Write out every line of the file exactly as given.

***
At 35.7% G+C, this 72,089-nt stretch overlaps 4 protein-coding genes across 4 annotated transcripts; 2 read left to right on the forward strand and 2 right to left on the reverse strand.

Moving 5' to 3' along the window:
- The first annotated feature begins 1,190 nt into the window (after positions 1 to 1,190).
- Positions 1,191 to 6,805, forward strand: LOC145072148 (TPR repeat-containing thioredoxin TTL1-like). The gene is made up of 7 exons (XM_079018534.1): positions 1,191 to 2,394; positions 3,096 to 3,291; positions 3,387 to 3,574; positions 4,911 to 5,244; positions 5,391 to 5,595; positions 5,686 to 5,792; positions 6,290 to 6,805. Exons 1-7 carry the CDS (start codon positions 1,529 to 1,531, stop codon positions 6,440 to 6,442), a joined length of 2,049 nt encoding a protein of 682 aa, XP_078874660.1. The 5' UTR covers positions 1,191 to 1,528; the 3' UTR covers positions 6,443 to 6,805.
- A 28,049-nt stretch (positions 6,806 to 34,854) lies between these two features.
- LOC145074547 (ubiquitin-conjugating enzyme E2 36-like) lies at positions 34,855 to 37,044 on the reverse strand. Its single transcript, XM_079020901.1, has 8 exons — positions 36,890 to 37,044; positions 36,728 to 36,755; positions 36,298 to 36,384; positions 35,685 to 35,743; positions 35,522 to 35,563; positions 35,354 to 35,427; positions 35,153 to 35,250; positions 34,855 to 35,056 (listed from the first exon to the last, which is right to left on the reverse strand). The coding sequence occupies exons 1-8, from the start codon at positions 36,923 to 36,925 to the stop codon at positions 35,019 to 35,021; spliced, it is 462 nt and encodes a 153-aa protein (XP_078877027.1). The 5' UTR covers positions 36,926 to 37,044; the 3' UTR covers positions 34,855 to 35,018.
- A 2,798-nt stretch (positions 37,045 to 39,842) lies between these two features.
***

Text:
At 35.7% G+C, this 72,089-nt stretch overlaps 4 protein-coding genes across 4 annotated transcripts; 2 read left to right on the forward strand and 2 right to left on the reverse strand.

Moving 5' to 3' along the window:
- The first annotated feature begins 1,190 nt into the window (after positions 1 to 1,190).
- Positions 1,191 to 6,805, forward strand: LOC145072148 (TPR repeat-containing thioredoxin TTL1-like). The gene is made up of 7 exons (XM_079018534.1): positions 1,191 to 2,394; positions 3,096 to 3,291; positions 3,387 to 3,574; positions 4,911 to 5,244; positions 5,391 to 5,595; positions 5,686 to 5,792; positions 6,290 to 6,805. Exons 1-7 carry the CDS (start codon positions 1,529 to 1,531, stop codon positions 6,440 to 6,442), a joined length of 2,049 nt encoding a protein of 682 aa, XP_078874660.1. The 5' UTR covers positions 1,191 to 1,528; the 3' UTR covers positions 6,443 to 6,805.
- A 28,049-nt stretch (positions 6,806 to 34,854) lies between these two features.
- LOC145074547 (ubiquitin-conjugating enzyme E2 36-like) lies at positions 34,855 to 37,044 on the reverse strand. Its single transcript, XM_079020901.1, has 8 exons — positions 36,890 to 37,044; positions 36,728 to 36,755; positions 36,298 to 36,384; positions 35,685 to 35,743; positions 35,522 to 35,563; positions 35,354 to 35,427; positions 35,153 to 35,250; positions 34,855 to 35,056 (listed from the first exon to the last, which is right to left on the reverse strand). The coding sequence occupies exons 1-8, from the start codon at positions 36,923 to 36,925 to the stop codon at positions 35,019 to 35,021; spliced, it is 462 nt and encodes a 153-aa protein (XP_078877027.1). The 5' UTR covers positions 36,926 to 37,044; the 3' UTR covers positions 34,855 to 35,018.
- A 2,798-nt stretch (positions 37,045 to 39,842) lies between these two features.